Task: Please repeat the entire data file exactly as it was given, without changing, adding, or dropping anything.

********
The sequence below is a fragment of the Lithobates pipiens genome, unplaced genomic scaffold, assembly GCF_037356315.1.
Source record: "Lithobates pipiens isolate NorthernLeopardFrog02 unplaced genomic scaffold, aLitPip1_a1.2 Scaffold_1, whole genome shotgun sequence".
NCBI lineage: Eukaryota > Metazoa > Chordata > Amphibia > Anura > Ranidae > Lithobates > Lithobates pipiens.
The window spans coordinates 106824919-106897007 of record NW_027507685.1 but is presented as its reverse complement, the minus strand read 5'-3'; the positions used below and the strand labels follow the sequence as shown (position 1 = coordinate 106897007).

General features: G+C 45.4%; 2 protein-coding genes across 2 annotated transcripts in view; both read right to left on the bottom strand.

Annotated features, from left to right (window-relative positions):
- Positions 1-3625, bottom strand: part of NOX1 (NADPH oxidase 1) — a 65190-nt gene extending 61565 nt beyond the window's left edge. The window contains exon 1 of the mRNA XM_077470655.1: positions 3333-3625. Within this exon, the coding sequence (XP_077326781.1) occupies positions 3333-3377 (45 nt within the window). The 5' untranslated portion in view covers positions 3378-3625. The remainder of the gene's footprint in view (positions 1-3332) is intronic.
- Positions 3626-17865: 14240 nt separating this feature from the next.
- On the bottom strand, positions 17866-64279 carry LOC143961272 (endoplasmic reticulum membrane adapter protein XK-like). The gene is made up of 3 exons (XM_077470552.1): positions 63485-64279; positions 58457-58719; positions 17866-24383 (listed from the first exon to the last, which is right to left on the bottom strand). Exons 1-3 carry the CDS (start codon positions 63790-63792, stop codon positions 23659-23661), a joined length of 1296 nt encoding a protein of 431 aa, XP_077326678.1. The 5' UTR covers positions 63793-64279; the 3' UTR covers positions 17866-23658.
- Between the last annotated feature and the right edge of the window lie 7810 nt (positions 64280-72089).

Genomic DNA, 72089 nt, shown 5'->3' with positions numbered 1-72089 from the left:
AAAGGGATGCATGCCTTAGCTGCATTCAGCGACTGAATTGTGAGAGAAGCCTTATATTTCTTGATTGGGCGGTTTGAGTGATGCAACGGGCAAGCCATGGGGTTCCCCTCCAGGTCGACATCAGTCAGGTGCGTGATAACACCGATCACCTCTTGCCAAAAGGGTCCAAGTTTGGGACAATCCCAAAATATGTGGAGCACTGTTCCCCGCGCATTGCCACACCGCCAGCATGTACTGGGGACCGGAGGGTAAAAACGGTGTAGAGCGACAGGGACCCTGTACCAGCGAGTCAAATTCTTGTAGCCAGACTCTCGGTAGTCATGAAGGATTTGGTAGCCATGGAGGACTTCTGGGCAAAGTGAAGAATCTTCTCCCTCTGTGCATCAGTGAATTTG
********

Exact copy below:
The sequence below is a fragment of the Lithobates pipiens genome, unplaced genomic scaffold, assembly GCF_037356315.1.
Source record: "Lithobates pipiens isolate NorthernLeopardFrog02 unplaced genomic scaffold, aLitPip1_a1.2 Scaffold_1, whole genome shotgun sequence".
NCBI lineage: Eukaryota > Metazoa > Chordata > Amphibia > Anura > Ranidae > Lithobates > Lithobates pipiens.
The window spans coordinates 106824919-106897007 of record NW_027507685.1 but is presented as its reverse complement, the minus strand read 5'-3'; the positions used below and the strand labels follow the sequence as shown (position 1 = coordinate 106897007).

General features: G+C 45.4%; 2 protein-coding genes across 2 annotated transcripts in view; both read right to left on the bottom strand.

Annotated features, from left to right (window-relative positions):
- Positions 1-3625, bottom strand: part of NOX1 (NADPH oxidase 1) — a 65190-nt gene extending 61565 nt beyond the window's left edge. The window contains exon 1 of the mRNA XM_077470655.1: positions 3333-3625. Within this exon, the coding sequence (XP_077326781.1) occupies positions 3333-3377 (45 nt within the window). The 5' untranslated portion in view covers positions 3378-3625. The remainder of the gene's footprint in view (positions 1-3332) is intronic.
- Positions 3626-17865: 14240 nt separating this feature from the next.
- On the bottom strand, positions 17866-64279 carry LOC143961272 (endoplasmic reticulum membrane adapter protein XK-like). The gene is made up of 3 exons (XM_077470552.1): positions 63485-64279; positions 58457-58719; positions 17866-24383 (listed from the first exon to the last, which is right to left on the bottom strand). Exons 1-3 carry the CDS (start codon positions 63790-63792, stop codon positions 23659-23661), a joined length of 1296 nt encoding a protein of 431 aa, XP_077326678.1. The 5' UTR covers positions 63793-64279; the 3' UTR covers positions 17866-23658.
- Between the last annotated feature and the right edge of the window lie 7810 nt (positions 64280-72089).

Genomic DNA, 72089 nt, shown 5'->3' with positions numbered 1-72089 from the left:
AAAGGGATGCATGCCTTAGCTGCATTCAGCGACTGAATTGTGAGAGAAGCCTTATATTTCTTGATTGGGCGGTTTGAGTGATGCAACGGGCAAGCCATGGGGTTCCCCTCCAGGTCGACATCAGTCAGGTGCGTGATAACACCGATCACCTCTTGCCAAAAGGGTCCAAGTTTGGGACAATCCCAAAATATGTGGAGCACTGTTCCCCGCGCATTGCCACACCGCCAGCATGTACTGGGGACCGGAGGGTAAAAACGGTGTAGAGCGACAGGGACCCTGTACCAGCGAGTCAAATTCTTGTAGCCAGACTCTCGGTAGTCATGAAGGATTTGGTAGCCATGGAGGACTTCTGGGCAAAGTGAAGAATCTTCTCCCTCTGTGCATCAGTGAATTTG